As well as the described parts of the septum, during works on the renovation of the Church of St Vitus a slab with a relief was found built flat as a building stone in the annular wall of the tambour. This fragment of early medieval figural sculpture of Proconesian marble shows Christ in Glory. Preserved from the composition featuring the topic Majestas Domini in the Klis relief is the central figure of Christ in a mandorla and an angel on his right hand side. Christ is shown down to the waist, his right hand raised in blessing, while in the left hand he holds a scroll with the Gospels.
The relief from the Klis Church of St Vitus, though modest in its dimensions, might have belonged to the lintel of a portal of an early medieval church, although according to the mortise on the upper part it could equally well be supposed to have been a fragment of some stone furnishing that consisted of pillars and beams. The visual treatment of the relief of the linearly grooved surfaces that suggest folds of clothing, the manner of treatment of the figures with single incision of the features with expressive underlined eyes, the hatched curls of the hair and the particularly characteristic handling of the nose reveal the hand of the skilled mason who made the relief.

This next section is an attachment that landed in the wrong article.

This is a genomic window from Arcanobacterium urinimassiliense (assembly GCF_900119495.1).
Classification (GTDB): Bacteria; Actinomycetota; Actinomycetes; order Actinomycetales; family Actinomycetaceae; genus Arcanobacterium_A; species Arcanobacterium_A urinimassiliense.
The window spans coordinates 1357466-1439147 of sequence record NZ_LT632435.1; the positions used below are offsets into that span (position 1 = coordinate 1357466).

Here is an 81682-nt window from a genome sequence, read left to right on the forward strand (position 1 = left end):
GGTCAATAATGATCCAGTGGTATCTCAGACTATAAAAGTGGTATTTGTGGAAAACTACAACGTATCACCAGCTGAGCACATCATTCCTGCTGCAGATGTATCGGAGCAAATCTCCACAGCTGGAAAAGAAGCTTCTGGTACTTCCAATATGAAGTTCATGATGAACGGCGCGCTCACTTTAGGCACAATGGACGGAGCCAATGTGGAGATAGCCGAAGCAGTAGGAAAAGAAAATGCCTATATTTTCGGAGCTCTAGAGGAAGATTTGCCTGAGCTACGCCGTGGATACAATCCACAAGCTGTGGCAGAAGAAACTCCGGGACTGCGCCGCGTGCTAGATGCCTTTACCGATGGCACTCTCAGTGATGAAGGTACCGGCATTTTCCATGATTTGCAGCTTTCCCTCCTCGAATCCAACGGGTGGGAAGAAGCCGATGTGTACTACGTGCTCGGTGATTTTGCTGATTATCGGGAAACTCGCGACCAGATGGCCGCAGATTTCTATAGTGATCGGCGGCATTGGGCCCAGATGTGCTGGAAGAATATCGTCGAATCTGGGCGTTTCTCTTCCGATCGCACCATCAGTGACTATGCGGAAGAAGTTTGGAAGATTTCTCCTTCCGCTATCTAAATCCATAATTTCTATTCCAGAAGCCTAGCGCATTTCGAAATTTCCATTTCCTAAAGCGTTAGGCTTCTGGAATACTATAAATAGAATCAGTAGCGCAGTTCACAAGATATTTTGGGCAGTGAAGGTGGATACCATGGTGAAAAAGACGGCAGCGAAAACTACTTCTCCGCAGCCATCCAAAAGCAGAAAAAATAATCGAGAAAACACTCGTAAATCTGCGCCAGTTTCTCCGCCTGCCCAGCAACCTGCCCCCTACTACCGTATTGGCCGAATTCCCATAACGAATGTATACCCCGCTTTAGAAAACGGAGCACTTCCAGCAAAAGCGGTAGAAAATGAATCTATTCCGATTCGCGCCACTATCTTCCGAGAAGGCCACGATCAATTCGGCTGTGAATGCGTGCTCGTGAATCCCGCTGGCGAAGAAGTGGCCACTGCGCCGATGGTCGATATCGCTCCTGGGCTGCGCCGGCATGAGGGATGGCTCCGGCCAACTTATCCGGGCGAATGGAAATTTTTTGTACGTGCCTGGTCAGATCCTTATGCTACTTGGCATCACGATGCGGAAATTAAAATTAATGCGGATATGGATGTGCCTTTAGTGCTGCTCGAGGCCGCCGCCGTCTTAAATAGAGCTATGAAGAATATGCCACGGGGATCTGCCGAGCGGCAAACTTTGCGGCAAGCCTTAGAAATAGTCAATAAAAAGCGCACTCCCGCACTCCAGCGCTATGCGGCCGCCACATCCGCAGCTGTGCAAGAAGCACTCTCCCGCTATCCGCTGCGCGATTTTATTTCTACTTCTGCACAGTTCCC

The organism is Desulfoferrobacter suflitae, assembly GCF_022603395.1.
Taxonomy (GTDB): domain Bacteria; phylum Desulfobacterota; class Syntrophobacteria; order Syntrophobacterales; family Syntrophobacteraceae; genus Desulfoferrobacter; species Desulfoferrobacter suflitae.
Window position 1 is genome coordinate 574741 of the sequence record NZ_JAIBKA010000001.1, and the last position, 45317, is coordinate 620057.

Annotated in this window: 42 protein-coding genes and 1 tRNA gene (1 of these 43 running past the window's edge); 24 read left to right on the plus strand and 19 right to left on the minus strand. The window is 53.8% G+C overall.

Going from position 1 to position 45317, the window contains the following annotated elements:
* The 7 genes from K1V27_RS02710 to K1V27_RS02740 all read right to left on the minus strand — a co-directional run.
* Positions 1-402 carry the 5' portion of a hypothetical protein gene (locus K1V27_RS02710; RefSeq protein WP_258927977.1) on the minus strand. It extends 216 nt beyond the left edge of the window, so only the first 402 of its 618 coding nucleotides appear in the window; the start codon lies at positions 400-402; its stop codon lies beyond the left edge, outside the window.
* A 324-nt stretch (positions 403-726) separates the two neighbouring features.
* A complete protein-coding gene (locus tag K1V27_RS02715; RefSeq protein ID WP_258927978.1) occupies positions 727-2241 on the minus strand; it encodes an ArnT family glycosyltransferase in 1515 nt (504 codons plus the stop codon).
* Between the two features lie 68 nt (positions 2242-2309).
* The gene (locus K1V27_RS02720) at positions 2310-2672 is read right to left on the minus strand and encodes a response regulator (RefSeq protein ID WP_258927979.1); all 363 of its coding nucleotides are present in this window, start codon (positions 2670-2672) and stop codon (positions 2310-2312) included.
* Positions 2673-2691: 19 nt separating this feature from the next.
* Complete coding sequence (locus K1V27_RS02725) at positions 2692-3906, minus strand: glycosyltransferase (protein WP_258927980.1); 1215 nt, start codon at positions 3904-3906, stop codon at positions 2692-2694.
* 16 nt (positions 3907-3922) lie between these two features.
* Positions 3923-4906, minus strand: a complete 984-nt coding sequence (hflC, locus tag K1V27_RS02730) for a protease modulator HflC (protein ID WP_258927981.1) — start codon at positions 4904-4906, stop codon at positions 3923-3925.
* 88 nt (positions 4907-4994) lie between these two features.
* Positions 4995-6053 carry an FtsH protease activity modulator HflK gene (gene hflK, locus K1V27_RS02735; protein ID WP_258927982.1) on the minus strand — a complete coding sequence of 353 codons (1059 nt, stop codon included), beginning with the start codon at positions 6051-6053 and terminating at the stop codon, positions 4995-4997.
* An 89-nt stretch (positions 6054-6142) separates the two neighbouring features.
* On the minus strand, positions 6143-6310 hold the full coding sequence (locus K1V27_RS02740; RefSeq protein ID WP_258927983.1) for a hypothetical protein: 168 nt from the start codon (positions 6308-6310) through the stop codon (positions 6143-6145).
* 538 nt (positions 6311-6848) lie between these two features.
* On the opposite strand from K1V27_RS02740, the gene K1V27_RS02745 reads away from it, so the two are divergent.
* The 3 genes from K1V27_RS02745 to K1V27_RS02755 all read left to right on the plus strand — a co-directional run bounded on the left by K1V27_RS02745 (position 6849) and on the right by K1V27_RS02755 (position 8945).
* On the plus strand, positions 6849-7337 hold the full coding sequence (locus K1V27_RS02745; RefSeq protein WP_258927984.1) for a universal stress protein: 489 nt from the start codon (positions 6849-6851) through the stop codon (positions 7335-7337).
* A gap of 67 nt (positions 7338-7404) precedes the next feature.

As for the origin of the relief of the church in Klis, the finding of the medieval royal church in the foundations of the Church of St Vitus and the confirmation of the existence of a fortified royal court at the site of Klis Fort are sufficient warrant that it originally came from Klis. From this it could well be hypothesised that the relief of Christ from the church in Klis belongs to a separate sculptural unit, directly related to this site.